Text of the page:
I’ve started to notice an unfortunate rhythm to the news flow over the course of any given week in 2021: there is usually some sort of report that an entity was hit by a ransomware attack.
If we go back in our minds a few years, ransomware seemed far more “exotic.” It existed, but many people and many companies had logical reasons to believe it was far removed from their operations.
In 2021, it’s become clear that ransomware can impact any business at any time.
Colonial Pipeline: Ransomware Crosses the Rubicon
We may look back on 2021 and view the Colonial Pipeline attack as the moment that galvanized a coherent U.S. policy and enforcement response to ransomware.
As of this writing, this was the largest single impact on the U.S. energy system that we’ve seen from a cyberattack, with officials noting that the consequences have a similar feel to a severe hurricane or weather event that causes physical damage1.
To recap: The Colonial Pipeline is roughly 5,500 miles long and is the largest refined products pipeline in the U.S., supporting about 45% of East Coast fuel consumption. It runs from the Houston, Texas, area on the Gulf Coast up to the New York metro area.
The actual ransomware attack hit Colonial’s information technology systems, but as a precautionary measure the firm shut down its operational technology systems because it was uncertain in the early hours how deeply the attack could spread2.
It is the case today that most ransomware attacks, even if they hit industrial targets, impact information technology systems as opposed to operational technology systems. Ransomware experts are seeing an uptick in the targeting of industrial control systems, but a critical point is that many such targets do not have high connectivity between information technology and operational control. It is not always a simple matter for malware to jump from the IT side to the operational side.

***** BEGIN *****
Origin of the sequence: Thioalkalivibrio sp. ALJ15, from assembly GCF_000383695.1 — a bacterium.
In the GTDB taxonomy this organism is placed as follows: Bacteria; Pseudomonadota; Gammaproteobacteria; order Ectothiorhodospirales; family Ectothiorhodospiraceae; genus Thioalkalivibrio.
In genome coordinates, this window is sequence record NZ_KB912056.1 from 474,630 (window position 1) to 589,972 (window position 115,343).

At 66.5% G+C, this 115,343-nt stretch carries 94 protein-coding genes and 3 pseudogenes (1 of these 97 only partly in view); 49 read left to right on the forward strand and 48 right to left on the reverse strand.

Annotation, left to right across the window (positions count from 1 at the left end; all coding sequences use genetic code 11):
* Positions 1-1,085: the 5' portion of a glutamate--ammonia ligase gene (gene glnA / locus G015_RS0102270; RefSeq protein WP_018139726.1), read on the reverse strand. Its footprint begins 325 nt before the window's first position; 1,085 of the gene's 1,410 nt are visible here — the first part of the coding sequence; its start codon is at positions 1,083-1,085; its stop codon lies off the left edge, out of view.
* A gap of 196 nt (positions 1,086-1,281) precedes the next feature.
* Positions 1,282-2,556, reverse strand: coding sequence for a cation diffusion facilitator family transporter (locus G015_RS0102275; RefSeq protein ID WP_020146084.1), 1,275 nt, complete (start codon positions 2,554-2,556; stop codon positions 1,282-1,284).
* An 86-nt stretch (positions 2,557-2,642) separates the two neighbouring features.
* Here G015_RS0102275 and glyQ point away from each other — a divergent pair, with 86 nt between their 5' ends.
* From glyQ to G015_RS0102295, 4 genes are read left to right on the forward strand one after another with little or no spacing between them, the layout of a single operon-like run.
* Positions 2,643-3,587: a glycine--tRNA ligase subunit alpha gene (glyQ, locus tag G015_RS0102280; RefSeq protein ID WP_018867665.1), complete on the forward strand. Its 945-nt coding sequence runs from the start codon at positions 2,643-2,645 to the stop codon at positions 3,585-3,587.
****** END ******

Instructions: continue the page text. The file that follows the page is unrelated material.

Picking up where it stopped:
DarkSide: Victim of the Publicity Paradox
Within the ransomware world, anonymity is one of the most-prized assets.
DarkSide, widely viewed as producing the specific malware used in the Colonial Pipeline attack, views ransomware as a business. Cybereason estimates that its malware has been used to compromise more than 40 victims, demanding figures between $200,000 and $2 million in each case. However, the group is not unconcerned with its reputation, declaring publicly that it would not target health care systems, schools or businesses that it believes cannot pay ransoms3.
During the COVID-19 pandemic, cloud computing and the concept of “Software-as-a-Service” (SaaS) have proliferated. DarkSide is seeking to be a player in “Ransomware-as-a-Service.” The organization is offering its software on loan to criminal organizations, and it is actually those organizations that turn around and use the software.4
The most profitable, long-run strategy for DarkSide would be to remain in the shadows. A consequence of the Colonial Pipeline attack was the awakening of the fully unified force of the U.S. Justice Department and Biden administration, making “DarkSide” almost a household name. It was even reported that the group would be disbanding as a result of events surrounding this attack.
To Pay or Not to Pay—That Is the Question
To hear the FBI advice, the view is apparently “never pay.” If every victim perfectly adhered to this advice, then it would be impossible for a ransomware attacker to make money. Ransomware attackers have an oddly rational stance, in the sense that while many victims might feel “unlucky,” it is much more likely that targets are researched in detail.
Why? If the criminal organizations are going to make the effort, they want to ensure the maximum chance that they will receive a payday.
The CEO of the Colonial Pipeline did opt to pay the ransom, which was roughly 75 Bitcoin, valued at the time as roughly $4.4 million.5 While companies paying ransoms does encourage further ransomware, it is very difficult to make this decision when you are in the position of power or influence at an affected firm. Depending on the circumstances, it is possible that not paying could lead to months of service outages and the utter impossibility of ever recovering certain data.
To be fair, paying doesn’t always guarantee a favorable result, but each company has to approach this decision in its own way.